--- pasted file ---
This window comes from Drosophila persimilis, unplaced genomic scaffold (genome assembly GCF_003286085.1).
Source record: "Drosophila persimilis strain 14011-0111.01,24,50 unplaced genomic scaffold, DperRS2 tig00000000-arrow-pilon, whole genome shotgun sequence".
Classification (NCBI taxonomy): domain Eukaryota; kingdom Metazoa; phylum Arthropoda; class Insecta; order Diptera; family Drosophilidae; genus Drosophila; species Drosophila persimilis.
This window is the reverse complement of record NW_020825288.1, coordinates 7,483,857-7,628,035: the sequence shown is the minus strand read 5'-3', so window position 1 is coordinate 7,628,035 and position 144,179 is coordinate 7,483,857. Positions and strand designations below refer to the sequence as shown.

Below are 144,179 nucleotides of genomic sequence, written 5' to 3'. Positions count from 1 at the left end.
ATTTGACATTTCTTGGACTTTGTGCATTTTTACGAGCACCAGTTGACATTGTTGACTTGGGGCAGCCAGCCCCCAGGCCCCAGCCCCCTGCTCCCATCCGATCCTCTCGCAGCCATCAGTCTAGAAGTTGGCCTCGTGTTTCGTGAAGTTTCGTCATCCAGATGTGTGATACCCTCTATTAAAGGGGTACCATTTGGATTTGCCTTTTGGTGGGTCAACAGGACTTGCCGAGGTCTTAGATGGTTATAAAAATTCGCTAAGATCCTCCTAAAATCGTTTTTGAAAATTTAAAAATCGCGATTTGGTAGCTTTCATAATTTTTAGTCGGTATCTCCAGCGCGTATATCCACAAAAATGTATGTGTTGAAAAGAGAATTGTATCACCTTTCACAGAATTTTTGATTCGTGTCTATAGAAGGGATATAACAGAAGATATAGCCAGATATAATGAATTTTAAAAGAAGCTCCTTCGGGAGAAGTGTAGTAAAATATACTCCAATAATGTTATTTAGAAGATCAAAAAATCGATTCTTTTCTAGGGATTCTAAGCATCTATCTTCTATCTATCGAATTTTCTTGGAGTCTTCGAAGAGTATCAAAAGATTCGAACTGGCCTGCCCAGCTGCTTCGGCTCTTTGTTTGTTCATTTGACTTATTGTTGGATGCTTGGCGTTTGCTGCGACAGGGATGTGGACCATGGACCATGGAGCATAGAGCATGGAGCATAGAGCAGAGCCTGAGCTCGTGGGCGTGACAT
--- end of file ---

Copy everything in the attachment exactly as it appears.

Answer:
This window comes from Drosophila persimilis, unplaced genomic scaffold (genome assembly GCF_003286085.1).
Source record: "Drosophila persimilis strain 14011-0111.01,24,50 unplaced genomic scaffold, DperRS2 tig00000000-arrow-pilon, whole genome shotgun sequence".
Classification (NCBI taxonomy): domain Eukaryota; kingdom Metazoa; phylum Arthropoda; class Insecta; order Diptera; family Drosophilidae; genus Drosophila; species Drosophila persimilis.
This window is the reverse complement of record NW_020825288.1, coordinates 7,483,857-7,628,035: the sequence shown is the minus strand read 5'-3', so window position 1 is coordinate 7,628,035 and position 144,179 is coordinate 7,483,857. Positions and strand designations below refer to the sequence as shown.

Below are 144,179 nucleotides of genomic sequence, written 5' to 3'. Positions count from 1 at the left end.
ATTTGACATTTCTTGGACTTTGTGCATTTTTACGAGCACCAGTTGACATTGTTGACTTGGGGCAGCCAGCCCCCAGGCCCCAGCCCCCTGCTCCCATCCGATCCTCTCGCAGCCATCAGTCTAGAAGTTGGCCTCGTGTTTCGTGAAGTTTCGTCATCCAGATGTGTGATACCCTCTATTAAAGGGGTACCATTTGGATTTGCCTTTTGGTGGGTCAACAGGACTTGCCGAGGTCTTAGATGGTTATAAAAATTCGCTAAGATCCTCCTAAAATCGTTTTTGAAAATTTAAAAATCGCGATTTGGTAGCTTTCATAATTTTTAGTCGGTATCTCCAGCGCGTATATCCACAAAAATGTATGTGTTGAAAAGAGAATTGTATCACCTTTCACAGAATTTTTGATTCGTGTCTATAGAAGGGATATAACAGAAGATATAGCCAGATATAATGAATTTTAAAAGAAGCTCCTTCGGGAGAAGTGTAGTAAAATATACTCCAATAATGTTATTTAGAAGATCAAAAAATCGATTCTTTTCTAGGGATTCTAAGCATCTATCTTCTATCTATCGAATTTTCTTGGAGTCTTCGAAGAGTATCAAAAGATTCGAACTGGCCTGCCCAGCTGCTTCGGCTCTTTGTTTGTTCATTTGACTTATTGTTGGATGCTTGGCGTTTGCTGCGACAGGGATGTGGACCATGGACCATGGAGCATAGAGCATGGAGCATAGAGCAGAGCCTGAGCTCGTGGGCGTGACAT